|King Kong from The New Yorker|
For the moment, let's look beyond the compulsive sexting -- granted, an indication that something is seriously "off" with this man -- especially if this woman is typical of his partners -- but there are other signals that Weiner should never again be considered for public office.
Weiner captured the hearts and imaginations of all progressives whenever we saw him ranting about some Republican action -- or inaction -- on the House floor. All one has to do is go to You Tube and search "anthony weiner house floor" to see this firebrand in action.
But being an effective representative of the people isn't about theater. It's about content. It's about substance. It's about accomplishments. It's about, or should be about, integrity. There is none of that with Anthony Weiner and never really has been.
In an in depth article published in the New York Times on June 12 of this year, over a month before Weiner's admission that his Internet shenanigans had not ended in 2011, David M. Halbfinger and David W. Chen scrutinize Weiner's record in the House of Representatives. As the headline indicates, the writers consider his record to be full of "intensity, publicity and limited results." To say the least.
In 12 ½ years in Congress, he sponsored and wrote only one bill that he steered to enactment: a measure pushed by a family friend who gave his campaigns tens of thousands of dollars in donations.Later in the article we learn that
Mr. Weiner’s bills, however, seldom went anywhere. After Democrats captured the majority in 2006, Mr. Weiner introduced 50 bills in the 2007-8 session, but failed to line up a single co-sponsor for 39 of them. “He just never tried,” one former senior aide said. “The point was to be able to say he introduced a bill.”While Halbfinger and Chen admit that Weiner was admired for his "devotion to his constituents, his quick grasp of difficult subjects and his relentless pace, they offer scant praise for the Congressman throughout Most of the article.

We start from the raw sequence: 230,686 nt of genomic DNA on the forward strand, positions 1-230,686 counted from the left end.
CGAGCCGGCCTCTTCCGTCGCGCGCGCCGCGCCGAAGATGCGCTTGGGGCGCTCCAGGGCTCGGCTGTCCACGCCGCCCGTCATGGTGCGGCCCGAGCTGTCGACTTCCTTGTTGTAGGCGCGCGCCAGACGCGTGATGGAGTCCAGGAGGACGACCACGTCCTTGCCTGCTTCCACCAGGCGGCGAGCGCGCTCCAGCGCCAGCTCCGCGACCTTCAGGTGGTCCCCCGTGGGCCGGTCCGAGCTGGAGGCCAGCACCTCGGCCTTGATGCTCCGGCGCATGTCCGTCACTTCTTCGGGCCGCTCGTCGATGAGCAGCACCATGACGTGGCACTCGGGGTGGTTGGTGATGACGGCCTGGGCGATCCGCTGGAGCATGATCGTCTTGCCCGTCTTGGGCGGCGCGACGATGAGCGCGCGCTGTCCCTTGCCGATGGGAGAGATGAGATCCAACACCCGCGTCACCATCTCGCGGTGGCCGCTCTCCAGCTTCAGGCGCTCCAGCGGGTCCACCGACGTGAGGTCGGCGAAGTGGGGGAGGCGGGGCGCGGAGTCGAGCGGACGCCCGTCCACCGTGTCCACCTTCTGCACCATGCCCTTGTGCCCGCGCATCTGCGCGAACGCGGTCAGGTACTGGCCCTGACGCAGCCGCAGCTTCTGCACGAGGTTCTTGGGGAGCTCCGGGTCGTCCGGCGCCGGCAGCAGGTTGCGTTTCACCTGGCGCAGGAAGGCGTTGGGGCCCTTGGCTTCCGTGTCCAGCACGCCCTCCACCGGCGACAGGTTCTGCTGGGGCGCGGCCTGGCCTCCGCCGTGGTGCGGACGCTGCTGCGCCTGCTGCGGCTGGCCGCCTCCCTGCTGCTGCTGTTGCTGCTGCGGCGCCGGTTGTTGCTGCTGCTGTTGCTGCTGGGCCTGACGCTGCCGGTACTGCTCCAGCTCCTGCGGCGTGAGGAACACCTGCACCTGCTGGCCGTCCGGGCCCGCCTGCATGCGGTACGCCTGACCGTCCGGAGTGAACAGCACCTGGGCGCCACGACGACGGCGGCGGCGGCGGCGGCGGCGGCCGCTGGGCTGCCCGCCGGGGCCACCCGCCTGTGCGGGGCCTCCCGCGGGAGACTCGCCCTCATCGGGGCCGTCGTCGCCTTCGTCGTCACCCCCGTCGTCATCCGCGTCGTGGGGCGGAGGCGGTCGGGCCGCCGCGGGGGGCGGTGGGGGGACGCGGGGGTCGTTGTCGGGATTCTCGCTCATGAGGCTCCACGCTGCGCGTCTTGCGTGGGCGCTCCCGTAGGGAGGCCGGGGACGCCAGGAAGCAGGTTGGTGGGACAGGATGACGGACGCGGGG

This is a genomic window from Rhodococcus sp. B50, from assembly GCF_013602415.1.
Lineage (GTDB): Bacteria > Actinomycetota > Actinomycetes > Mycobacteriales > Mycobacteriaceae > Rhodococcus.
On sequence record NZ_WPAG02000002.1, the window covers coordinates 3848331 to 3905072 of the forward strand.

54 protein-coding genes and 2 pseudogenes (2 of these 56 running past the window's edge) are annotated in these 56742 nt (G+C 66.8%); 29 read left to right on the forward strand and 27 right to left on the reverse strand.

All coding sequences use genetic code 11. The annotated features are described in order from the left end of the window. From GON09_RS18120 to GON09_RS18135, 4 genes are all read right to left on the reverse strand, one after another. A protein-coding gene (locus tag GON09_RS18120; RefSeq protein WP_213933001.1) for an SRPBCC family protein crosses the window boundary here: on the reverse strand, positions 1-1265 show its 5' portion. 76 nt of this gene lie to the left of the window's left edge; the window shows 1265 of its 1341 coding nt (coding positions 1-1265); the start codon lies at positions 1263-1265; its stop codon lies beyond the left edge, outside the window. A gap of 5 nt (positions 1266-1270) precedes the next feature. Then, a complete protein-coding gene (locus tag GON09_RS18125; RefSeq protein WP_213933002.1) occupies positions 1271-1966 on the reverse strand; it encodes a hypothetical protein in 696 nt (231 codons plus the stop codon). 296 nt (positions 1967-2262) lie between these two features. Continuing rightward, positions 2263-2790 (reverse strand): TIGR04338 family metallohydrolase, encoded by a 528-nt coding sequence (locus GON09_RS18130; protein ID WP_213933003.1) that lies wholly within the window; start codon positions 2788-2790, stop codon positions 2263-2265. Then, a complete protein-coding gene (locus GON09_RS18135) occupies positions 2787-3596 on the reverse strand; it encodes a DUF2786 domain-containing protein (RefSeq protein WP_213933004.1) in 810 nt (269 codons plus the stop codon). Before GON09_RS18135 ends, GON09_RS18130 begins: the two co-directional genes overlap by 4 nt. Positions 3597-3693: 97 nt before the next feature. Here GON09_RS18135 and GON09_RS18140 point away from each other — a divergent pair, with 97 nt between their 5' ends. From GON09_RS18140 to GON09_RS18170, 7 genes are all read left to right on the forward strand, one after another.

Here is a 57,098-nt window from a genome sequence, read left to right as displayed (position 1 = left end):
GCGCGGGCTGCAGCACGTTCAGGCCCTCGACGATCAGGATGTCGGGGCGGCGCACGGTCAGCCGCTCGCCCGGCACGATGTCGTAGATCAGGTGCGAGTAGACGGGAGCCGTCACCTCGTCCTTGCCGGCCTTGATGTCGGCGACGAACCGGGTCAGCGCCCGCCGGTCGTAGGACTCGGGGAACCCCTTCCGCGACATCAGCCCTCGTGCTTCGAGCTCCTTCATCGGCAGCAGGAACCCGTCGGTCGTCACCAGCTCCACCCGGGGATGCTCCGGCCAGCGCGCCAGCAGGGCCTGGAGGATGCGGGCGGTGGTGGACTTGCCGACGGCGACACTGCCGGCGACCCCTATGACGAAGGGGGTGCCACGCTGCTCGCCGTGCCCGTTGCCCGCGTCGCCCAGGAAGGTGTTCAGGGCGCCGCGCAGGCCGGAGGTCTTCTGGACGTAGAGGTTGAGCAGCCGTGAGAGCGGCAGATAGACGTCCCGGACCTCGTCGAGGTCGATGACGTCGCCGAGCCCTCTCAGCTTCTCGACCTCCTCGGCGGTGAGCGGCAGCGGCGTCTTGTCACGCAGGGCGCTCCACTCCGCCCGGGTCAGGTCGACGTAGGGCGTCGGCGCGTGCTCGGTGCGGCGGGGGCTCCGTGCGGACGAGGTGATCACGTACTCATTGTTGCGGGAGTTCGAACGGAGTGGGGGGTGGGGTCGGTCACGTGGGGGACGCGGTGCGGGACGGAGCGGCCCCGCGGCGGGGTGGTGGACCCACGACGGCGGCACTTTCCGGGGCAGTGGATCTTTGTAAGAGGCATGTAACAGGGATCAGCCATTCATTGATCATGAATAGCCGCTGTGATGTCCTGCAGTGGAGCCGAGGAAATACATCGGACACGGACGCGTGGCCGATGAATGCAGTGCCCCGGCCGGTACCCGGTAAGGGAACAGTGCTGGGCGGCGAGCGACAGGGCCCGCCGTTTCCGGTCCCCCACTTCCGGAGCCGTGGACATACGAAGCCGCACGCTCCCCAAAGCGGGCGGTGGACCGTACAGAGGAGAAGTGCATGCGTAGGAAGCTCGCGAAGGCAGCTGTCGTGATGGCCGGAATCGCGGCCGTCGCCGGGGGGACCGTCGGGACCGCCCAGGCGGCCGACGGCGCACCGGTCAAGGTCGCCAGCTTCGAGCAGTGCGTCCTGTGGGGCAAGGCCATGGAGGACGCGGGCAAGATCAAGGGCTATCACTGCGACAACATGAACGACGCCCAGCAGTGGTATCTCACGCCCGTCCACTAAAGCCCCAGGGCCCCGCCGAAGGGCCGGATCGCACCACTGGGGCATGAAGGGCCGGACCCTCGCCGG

. . . the more lasting impression left by Mr. Weiner, according to more than three dozen people interviewed, was of a go-it-alone politician whose legislative record was thin and whose restlessness could spill into recklessness. He smartly selected issues on which to weigh in but left the difficult legislating to others, they said.The bulk of the article is a detailed indictment of a driven man. Abrasive. Angry. Arrogant. Hot tempered. Narcissistic. Self-aggrandizing. More interested in appearances than substance. It's quite a read -- not only because you get a realistic picture of a pretender to public service but also to a man who is deeply flawed.
Richard Kim, writing for The Nation, briefly reviews his colleague's article before launching into a defense of Carlos Danger -- "Weiner's online pseudonym and alter-id."
His prolific sexting took place before, during and after his wife’s pregnancy. He was caught doing it, denied it, admitted it, promised not do it again, did it again and admitted it—again. All of this makes him stupid, boorish, adolescent and deceitful about sex, but no more so than the millions of men (and some women) who do the same thing. It might also make him a bad husband, but only his wife Huma Abedin can be the judge of that, and it is really none of our business what she thinks, what arrangement they do or do not have and whether or not she should leave him. Nothing Carlos Danger did was illegal or coercive, and, it should be pointed out, none of it actually involved physical contact. His behavior and his marriage are entirely unworthy of public concern.
Unless, of course, Carlos Danger has the bad luck to also be Anthony Weiner. . . .After going through a rather intriguing "counterfactual" exercise, Kim concludes with, "Yes, Anthony Weiner is a weasel, a liar, a moron and a ridiculous egomaniac. Yes, he is unfit to hold public office. It doesn’t take a picture of his junk to prove that."
It also doesn't take a certified shrink with 25 years in the profession to see that the man has some huge issues in need of serious attention. To want to be mayor of New York City so passionately for so many years, to spend all that time with that one goal utmost in his mind, and then to self-detonate with the touch of a button is astronomically insane.
This sad sordid episode should also be a lesson for American voters who tend to turn politicians into national heroes after seeing a rant on the House floor or an occasional display (before the cameras, of course) of "doing the right thing." Theater is cheap.
Further Reading: Bob Schieffer's take on the Weiner.